Globalization and Educational Rights: An Intercivilizational Analysis

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Taylor & Francis, 01/06/2001 - 200 páginas
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This is the first book to explore the meaning of equality and freedom of education in a global context and their relationship to the universal right to education. It also proposes evaluating school systems according to their achievement of equality and freedom.

Education in the 21st century is widely viewed as a necessary condition for the promotion of human welfare, and thus identified as a basic human right. Educational rights are included in many national constitutions written since the global spread of human rights ideas after World War II. But as a global idea, the meaning of educational rights varies between civilizations. In this book, which builds on the concept of the universal right to education set forth in Spring's The Universal Right to Education: Justification, Definition, and Guidelines, his intercivilizational analysis of educational rights focuses on four of the world's major civilizations: Confucian, Islamic, Western, and Hindu.

Spring begins by considering educational rights as part of the global flow of ideas and the global culture of schooling. He also considers the tension this generates within different civilizational traditions. Next, he proceeds to:
*examine the meaning of educational rights in the Confucian tradition, in the recent history of China, and in the Chinese Constitution;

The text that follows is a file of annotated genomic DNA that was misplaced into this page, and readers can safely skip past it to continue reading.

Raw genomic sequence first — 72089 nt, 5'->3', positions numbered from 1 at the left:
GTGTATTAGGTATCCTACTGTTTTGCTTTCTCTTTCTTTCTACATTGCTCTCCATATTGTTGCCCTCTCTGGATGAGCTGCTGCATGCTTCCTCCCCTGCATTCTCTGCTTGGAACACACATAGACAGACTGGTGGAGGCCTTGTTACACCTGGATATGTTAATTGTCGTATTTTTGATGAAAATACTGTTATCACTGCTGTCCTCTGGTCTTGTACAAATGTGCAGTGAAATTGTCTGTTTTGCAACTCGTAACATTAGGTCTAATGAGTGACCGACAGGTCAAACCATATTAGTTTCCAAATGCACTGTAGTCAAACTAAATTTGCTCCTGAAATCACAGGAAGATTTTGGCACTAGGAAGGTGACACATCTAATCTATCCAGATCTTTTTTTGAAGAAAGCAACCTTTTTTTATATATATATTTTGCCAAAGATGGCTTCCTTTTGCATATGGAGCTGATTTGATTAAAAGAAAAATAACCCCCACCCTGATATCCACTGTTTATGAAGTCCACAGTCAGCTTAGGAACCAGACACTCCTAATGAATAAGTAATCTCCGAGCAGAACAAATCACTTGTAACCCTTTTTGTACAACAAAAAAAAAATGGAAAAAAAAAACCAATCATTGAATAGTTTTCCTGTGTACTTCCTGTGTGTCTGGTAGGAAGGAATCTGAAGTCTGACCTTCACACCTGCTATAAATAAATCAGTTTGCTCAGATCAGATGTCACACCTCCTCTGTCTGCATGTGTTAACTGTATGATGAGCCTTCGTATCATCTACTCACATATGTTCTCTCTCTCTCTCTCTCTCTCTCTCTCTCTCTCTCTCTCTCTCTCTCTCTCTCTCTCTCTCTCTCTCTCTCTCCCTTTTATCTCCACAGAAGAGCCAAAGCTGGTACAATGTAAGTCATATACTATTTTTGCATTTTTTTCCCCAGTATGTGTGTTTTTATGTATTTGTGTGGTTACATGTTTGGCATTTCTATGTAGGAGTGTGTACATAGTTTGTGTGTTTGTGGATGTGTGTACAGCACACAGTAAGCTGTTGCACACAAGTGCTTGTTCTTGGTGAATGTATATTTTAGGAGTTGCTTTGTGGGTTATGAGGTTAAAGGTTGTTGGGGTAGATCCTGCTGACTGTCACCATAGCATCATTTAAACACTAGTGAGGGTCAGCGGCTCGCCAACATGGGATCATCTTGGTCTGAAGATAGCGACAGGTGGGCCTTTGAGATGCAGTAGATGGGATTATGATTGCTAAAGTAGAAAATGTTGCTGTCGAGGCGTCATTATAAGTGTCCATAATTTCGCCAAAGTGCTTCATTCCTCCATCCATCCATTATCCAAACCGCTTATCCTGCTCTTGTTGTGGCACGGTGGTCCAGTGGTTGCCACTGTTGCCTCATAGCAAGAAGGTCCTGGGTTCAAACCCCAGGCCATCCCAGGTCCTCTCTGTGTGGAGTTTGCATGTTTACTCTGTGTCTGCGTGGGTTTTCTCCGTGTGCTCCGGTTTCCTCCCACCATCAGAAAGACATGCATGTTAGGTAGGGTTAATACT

*look at educational rights in the context of Islamic civilization and as presented in the constitutions of Islamic countries, including an analysis of the sharp contrast between the religious orientation of Islamic educational rights and those of China and the West;
*explore the problems created by the Western natural rights tradition and the eventual acceptance of educational rights as represented in European constitutions, with a focus on the development and prominence given in the West to the relationship between schooling and equality of opportunity; and,
*investigate the effect of global culture on India and the blend of Western and Hindu ideas in the Indian constitution, highlighting the obstacles to fulfillment of educational rights created by centuries of discrimination against women and lower castes.

In his conclusion, Spring presents an educational rights statement based on his intercivilizational analysis and his examination of national constitutions. This statement is intended to serve as a model for the inclusion of educational rights in national constitutions.

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Joel Spring received his Ph.D. in educational policy studies from the University of Wisconsin. He is currently a Professor at Queens College and the Graduate Center of the City University of New York. His great-great-grandfather was the first Principal Chief of the Choctaw Nation in Indian Territory and his grandfather, Joel S. Spring, was a local district chief at the time Indian Territory became Oklahoma. He currently teaches at Queens College of the City University of New York. His major research interests are history of education, multicultural education, Native American culture, the politics of education, global education, and human rights education. He is the author of over twenty books and the most recent are How Educational Ideologies are Shaping Global Society; Education and the Rise of the Global Economy; The Universal Right to Education: Justification, Definition, and Guidelines; Globalization and Educational Rights; and Educating the Consumer Citizen: A History of the Marriage of Schools, Advertising, and Media.

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